“You have never read a sportswriter more recently than Jon Bois,” goes SB Nation associate editor Jon Bois’ biograhpical information on his author page. It’s an understated introduction to him, but a fitting one, since Bois is far from your typical sportswriter. Instead of analyzing the trade deadline or making playoff predictions that are proven terribly wrong, Bois stretches sports video games to their breaking point, or writes 40,000-word speculative fiction about Tim Tebow’s travels in the Canadian Football League.
How did Bois go from working retail at Radio Shack and creating fictional AIM transcripts starring professional baseball players in his spare time to getting paid to make even more sports-related weirdness? He let us know, and was also nice enough to give some advice on how one day you could find yourself writing about sports, either in a normal fashion or in a way that turns the subject on its ear.
How did you go from Radio Shack employee to a professional internet agent of chaos?
During my RadioShack days I sort of operated as though I had two jobs, and the second one — writing — did not actually make any money. I’d work 40 hours a week at my day job, and 30 or 40 more at my dumb not-paying job. In 2007, after about five years of writing, I started getting some freelance gigs.
So at that point, I decided to take the leap and subsist entirely on writing money. That was not always the best time in the world, but I stuck with it long enough to get hired on by SB Nation as an editor in 2009. Over the years, I gradually earned more and more room to experiment, and that’s how we all ended up with all this horseshit. It is their fault.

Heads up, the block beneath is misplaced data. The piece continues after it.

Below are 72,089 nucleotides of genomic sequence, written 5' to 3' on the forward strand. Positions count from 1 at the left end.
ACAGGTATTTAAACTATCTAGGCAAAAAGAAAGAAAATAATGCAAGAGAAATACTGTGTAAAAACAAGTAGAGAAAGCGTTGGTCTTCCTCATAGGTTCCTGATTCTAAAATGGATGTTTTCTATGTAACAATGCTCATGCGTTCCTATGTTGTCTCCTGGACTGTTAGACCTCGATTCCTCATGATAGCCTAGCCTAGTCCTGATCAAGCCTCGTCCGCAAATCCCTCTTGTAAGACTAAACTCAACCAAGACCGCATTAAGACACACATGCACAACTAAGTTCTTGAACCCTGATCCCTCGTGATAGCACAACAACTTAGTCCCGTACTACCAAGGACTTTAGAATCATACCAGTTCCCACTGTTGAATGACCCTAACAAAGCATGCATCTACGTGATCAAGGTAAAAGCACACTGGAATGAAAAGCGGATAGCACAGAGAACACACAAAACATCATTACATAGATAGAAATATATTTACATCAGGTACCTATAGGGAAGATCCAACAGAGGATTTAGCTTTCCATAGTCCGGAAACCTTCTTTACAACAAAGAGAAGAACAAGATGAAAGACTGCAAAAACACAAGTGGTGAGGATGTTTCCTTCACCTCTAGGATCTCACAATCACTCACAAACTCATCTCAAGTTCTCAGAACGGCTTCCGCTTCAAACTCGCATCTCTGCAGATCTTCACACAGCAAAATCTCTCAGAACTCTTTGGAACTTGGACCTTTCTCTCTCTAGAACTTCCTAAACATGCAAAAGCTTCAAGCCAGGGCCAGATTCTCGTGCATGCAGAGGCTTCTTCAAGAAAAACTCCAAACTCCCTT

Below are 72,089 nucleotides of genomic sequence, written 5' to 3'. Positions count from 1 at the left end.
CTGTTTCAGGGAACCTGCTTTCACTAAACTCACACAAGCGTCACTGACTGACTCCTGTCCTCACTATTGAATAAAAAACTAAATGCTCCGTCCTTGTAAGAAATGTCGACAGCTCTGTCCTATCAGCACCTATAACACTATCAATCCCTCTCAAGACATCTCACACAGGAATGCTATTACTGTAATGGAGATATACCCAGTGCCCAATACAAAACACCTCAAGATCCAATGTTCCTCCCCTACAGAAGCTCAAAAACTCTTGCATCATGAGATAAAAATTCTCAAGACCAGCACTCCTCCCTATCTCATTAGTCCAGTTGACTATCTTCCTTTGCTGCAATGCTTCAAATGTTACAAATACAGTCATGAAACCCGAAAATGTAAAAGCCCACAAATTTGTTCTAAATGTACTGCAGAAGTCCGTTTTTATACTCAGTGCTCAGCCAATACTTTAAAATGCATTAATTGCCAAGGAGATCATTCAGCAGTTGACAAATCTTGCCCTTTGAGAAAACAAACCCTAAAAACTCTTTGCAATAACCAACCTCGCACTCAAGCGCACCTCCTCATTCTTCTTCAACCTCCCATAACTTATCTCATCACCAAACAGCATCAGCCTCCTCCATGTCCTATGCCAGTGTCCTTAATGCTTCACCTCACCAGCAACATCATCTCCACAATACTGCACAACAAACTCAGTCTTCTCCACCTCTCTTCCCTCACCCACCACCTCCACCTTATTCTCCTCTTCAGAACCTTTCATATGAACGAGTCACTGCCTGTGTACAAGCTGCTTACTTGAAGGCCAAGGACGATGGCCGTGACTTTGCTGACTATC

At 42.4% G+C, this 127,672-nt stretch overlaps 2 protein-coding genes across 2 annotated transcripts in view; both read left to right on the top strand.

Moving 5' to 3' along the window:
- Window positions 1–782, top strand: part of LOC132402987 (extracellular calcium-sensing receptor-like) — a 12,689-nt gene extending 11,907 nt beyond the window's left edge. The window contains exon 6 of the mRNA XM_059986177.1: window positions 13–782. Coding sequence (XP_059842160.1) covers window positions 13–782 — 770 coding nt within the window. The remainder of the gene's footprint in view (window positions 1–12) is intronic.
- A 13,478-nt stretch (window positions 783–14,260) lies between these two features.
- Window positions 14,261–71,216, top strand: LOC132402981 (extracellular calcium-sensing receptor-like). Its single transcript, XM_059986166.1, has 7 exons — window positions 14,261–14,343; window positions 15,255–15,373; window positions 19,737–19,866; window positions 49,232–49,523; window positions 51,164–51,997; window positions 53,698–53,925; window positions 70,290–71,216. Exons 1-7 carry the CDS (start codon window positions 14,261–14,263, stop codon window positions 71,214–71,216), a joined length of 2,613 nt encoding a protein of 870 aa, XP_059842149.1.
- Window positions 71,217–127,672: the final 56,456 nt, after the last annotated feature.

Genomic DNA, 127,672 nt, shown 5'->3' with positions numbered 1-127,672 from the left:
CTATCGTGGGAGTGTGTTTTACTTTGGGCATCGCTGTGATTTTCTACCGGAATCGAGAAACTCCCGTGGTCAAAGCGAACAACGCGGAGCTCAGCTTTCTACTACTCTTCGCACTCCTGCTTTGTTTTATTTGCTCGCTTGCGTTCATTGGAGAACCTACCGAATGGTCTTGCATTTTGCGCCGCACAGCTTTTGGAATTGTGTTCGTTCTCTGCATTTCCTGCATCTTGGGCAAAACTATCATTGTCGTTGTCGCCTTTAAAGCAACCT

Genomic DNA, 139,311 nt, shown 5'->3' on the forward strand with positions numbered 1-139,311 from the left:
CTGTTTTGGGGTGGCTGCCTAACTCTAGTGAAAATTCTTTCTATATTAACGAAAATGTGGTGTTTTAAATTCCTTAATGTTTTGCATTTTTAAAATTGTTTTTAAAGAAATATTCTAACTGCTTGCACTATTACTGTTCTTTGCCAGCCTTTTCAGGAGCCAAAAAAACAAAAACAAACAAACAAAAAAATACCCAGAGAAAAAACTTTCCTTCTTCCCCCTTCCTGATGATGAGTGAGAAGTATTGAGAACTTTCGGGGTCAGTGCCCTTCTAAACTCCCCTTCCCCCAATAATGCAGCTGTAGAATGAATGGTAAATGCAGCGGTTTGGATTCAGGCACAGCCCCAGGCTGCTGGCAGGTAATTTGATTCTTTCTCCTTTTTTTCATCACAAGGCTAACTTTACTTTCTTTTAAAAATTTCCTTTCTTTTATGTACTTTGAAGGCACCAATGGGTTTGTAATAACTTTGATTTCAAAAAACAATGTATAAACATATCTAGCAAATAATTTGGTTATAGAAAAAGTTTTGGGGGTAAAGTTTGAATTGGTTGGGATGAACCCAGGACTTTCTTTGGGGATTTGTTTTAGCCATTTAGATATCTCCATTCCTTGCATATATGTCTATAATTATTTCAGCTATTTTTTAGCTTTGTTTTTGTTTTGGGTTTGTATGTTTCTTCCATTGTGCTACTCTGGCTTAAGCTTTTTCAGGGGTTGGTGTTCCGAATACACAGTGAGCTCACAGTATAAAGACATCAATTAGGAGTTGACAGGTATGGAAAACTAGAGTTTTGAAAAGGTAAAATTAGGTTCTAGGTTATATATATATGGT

When you decided to make the leap to writing, was it all freelancing? How did you end up at SB Nation? Freelance stories before them asking you to come on full time, or did you just see an editor’s job opening and applied?
I was able to pay the bills with freelancing for about two years (albeit in Louisville, where rent is like $10), thanks in large part to getting a couple regular freelance gigs that would have me contributing something once or twice a week.
I saw a job posting for a weekend editor position at SB Nation. Frankly, I was under-qualified for it, and I had to do a lot of learning in a very short period of time. But I’d heard and read a lot about their intention to build SB Nation into something huge, and it seemed like such an incredible opportunity that I went for it. They decided to give me a shot, and I still feel unbelievably lucky that they did.
Some people’s first exposure to your work was probably fake MLB chatroom The Dugout. How did that start getting traction, in an era before Twitter and Facebook really carried things?
That’s a terrific question. The Dugout got popular 10 years ago, and 10 years may as well be a century on the Internet. If you were making stuff on Old Internet, we relied largely on link-farm sites like Fark to get our stuff out there. Sometimes a big site like Deadspin would link us, which was a very big deal too. There was a lot of word-of-mouth going on, too. Without a single, centralized place like Twitter for people to get together and share stuff, a lot of people just shared stuff with a few friends. We’d earn our readers two or three at a time.
Now I’m so used to New Internet that I don’t know what the Hell I would do if Twitter, Facebook, et al. suddenly disappeared. I’d be completely disoriented. I’d probably saw my laptop in half and see if there was any money in it.
What’s your average day at work like?
I like to get up somewhat early and save the first couple hours of the day for writing at home, then head into our office in Manhattan for the rest of the day. Then, depending on how much work I have to do, I might come back and work a couple hours in the evening.